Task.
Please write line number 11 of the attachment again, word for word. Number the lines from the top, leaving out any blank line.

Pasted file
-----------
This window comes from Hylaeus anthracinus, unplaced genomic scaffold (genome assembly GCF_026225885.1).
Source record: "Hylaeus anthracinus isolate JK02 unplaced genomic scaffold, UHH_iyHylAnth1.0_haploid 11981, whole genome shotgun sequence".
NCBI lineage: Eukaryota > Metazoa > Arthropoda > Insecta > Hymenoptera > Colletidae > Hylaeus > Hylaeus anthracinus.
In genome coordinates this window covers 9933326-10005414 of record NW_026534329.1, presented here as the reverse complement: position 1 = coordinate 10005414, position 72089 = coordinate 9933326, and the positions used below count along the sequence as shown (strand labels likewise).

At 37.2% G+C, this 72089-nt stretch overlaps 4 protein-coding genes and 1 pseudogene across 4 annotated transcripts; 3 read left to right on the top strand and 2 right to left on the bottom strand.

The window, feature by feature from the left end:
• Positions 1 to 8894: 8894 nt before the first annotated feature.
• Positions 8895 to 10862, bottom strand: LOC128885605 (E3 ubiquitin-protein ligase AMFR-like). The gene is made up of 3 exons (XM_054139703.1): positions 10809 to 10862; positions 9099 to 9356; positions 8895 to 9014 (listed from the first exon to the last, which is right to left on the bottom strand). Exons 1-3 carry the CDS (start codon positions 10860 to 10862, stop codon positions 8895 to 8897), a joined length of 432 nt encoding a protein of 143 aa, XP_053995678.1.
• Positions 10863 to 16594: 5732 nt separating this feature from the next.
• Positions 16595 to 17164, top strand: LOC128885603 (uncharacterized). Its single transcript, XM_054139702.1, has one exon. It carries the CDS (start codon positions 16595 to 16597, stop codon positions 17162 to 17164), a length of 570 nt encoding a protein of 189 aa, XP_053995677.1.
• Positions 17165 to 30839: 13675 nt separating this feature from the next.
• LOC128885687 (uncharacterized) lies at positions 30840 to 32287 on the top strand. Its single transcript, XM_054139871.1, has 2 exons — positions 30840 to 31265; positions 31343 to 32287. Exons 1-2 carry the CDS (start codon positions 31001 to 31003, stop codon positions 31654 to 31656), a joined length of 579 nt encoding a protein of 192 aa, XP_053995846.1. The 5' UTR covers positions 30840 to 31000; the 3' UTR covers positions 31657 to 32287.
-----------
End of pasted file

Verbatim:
• Positions 17165 to 30839: 13675 nt separating this feature from the next.